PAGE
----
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Title: Personality and its fitness consequences in the Seychelles warbler (Acrocephalus sechellensis)
Author: Edwards, Hannah Alexandra
ISNI:       0000 0004 5919 1788
Awarding Body: University of Sheffield
Current Institution: University of Sheffield
Date of Award: 2016
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In this thesis, I investigate whether differences in behaviour among individuals, termed personality, are genetically determined and/or shaped by state and whether personality influences reproductive success and strategy. Using the Cousin Island population of Seychelles warbler (Acrocephalus sechellensis), I measured five personality traits: exploration of a novel object, exploration of a novel environment, obstinacy, stress response and escape response. I estimated the repeatability of each trait, the heritability of the repeatable traits and tested for correlations among repeatable traits. I found that exploration of a novel environment and object were repeatable and correlated, and novel environment exploration was heritable, suggesting that it may be under selection in the population. I then used a candidate gene approach to further investigate the genetic variation associated with personality, specifically targeting SERT and DRD4. I found no genetic variation in DRD4, but identified four polymorphisms in SERT that did not correlate with the novel environment or novel object exploration. These results suggest there was no association between these behaviours and variation in the candidate genes tested in this population, and that a genome-wide study might be beneficial to detect the relevant genes underlying personality. I then looked at how personality is potentially generated and maintained in a social living species by investigating whether personality is social state-dependent or reproductive state-dependent. I found that the novel environment and novel object exploration were not correlated with social status and behavioural consistency was unaffected by social status. Novel object exploration was instead associated with the interaction between insect abundance at year of birth and age (a proxy for reproductive state). Lastly, I investigated the fitness consequences of personality, particularly looking at its influence on reproductive behaviour. I found that disassortative pairs for novel environment exploration were more likely to have females engage in extra pair parentage, and that novel environment and novel object exploration were not associated with the number of offspring sired or the ratio of within to extra group young. Overall my results show that there are consistent among individual differences in behaviour in wild cooperative breeders that may be generated by future fitness potential and are associated with reproductive behaviour within the social pair.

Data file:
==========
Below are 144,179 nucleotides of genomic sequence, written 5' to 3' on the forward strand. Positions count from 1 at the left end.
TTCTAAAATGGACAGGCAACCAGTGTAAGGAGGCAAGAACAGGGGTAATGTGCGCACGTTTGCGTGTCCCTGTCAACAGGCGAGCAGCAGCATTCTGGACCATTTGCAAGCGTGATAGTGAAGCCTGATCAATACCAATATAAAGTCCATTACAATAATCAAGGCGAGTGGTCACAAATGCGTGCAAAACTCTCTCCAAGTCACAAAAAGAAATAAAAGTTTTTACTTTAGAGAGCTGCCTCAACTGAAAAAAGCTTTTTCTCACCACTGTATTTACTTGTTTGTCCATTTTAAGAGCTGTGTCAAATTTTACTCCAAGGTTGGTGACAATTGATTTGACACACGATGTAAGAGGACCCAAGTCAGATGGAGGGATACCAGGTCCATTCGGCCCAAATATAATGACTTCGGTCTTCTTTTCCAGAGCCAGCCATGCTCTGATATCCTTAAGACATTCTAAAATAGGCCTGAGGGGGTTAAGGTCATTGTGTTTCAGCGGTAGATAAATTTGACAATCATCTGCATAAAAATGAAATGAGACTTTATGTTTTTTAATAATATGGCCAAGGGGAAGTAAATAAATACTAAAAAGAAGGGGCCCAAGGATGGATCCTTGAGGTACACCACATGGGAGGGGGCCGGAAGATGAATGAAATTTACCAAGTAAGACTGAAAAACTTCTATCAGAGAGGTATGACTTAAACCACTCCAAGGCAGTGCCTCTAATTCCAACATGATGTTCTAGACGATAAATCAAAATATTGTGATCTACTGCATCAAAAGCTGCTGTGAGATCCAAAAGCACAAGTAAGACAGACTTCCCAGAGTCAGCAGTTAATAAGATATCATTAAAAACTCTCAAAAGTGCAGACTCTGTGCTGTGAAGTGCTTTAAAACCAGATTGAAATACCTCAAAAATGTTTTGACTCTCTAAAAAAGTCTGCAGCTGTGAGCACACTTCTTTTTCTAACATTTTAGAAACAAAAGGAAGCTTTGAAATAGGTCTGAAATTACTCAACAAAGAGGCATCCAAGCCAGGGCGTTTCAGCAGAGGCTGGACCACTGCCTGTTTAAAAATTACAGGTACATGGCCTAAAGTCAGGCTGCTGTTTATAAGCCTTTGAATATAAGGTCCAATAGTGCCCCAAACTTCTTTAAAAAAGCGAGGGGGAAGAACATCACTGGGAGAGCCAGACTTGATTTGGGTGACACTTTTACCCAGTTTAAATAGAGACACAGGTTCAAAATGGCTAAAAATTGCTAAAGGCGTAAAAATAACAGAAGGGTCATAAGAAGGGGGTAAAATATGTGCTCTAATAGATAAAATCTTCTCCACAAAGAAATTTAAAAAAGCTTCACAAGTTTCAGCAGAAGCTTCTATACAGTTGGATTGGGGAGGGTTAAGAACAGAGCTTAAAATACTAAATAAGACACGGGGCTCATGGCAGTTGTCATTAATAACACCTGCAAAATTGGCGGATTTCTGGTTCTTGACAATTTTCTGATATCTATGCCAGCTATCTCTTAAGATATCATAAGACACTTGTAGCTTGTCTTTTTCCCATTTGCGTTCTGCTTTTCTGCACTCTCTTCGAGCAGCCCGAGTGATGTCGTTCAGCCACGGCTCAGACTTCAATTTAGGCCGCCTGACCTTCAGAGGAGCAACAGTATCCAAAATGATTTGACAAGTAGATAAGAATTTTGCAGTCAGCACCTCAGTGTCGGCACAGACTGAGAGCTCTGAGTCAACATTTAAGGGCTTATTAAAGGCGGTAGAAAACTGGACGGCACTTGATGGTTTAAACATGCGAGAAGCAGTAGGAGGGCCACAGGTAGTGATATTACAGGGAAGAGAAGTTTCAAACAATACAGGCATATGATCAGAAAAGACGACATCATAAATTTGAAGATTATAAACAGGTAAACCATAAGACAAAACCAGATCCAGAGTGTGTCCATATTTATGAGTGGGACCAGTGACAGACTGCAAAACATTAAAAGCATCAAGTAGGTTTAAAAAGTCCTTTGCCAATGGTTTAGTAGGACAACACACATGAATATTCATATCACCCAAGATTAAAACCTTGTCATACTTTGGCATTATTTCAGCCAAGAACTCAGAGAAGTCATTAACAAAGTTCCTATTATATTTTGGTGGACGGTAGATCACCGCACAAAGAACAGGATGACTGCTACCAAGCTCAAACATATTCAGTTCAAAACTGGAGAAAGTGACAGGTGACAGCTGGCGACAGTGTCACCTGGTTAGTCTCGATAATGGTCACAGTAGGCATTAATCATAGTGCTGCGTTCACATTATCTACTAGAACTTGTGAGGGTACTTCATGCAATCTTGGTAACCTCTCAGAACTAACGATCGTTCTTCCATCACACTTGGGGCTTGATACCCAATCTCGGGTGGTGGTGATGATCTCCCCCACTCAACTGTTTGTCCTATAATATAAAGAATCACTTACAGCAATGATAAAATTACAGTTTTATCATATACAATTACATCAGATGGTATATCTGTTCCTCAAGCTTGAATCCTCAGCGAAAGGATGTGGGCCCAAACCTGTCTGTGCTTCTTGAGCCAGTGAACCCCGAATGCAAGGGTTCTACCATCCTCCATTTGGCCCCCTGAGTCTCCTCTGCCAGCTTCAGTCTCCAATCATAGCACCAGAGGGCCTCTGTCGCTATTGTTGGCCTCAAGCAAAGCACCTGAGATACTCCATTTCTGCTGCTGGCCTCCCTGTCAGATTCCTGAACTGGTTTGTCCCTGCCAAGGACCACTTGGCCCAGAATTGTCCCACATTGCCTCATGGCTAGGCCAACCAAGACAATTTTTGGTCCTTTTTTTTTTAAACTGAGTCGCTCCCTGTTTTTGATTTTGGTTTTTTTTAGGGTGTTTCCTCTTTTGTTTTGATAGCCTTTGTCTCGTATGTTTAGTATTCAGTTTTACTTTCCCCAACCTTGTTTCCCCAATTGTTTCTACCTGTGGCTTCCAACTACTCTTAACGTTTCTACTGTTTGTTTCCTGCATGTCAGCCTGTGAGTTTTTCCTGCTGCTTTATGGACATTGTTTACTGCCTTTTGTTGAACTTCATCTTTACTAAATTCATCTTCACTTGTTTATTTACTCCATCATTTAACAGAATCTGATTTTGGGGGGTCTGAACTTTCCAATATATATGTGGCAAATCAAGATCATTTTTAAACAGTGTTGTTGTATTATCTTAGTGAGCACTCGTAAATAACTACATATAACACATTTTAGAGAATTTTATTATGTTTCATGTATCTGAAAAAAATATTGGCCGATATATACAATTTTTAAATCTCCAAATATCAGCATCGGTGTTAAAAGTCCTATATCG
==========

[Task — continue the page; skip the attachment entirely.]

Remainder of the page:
Supervisor: Burke, Terry ; Dugdale, Hannah L. Sponsor: Not available
Qualification Name: Thesis (Ph.D.) Qualification Level: Doctoral
EThOS ID:  DOI: Not available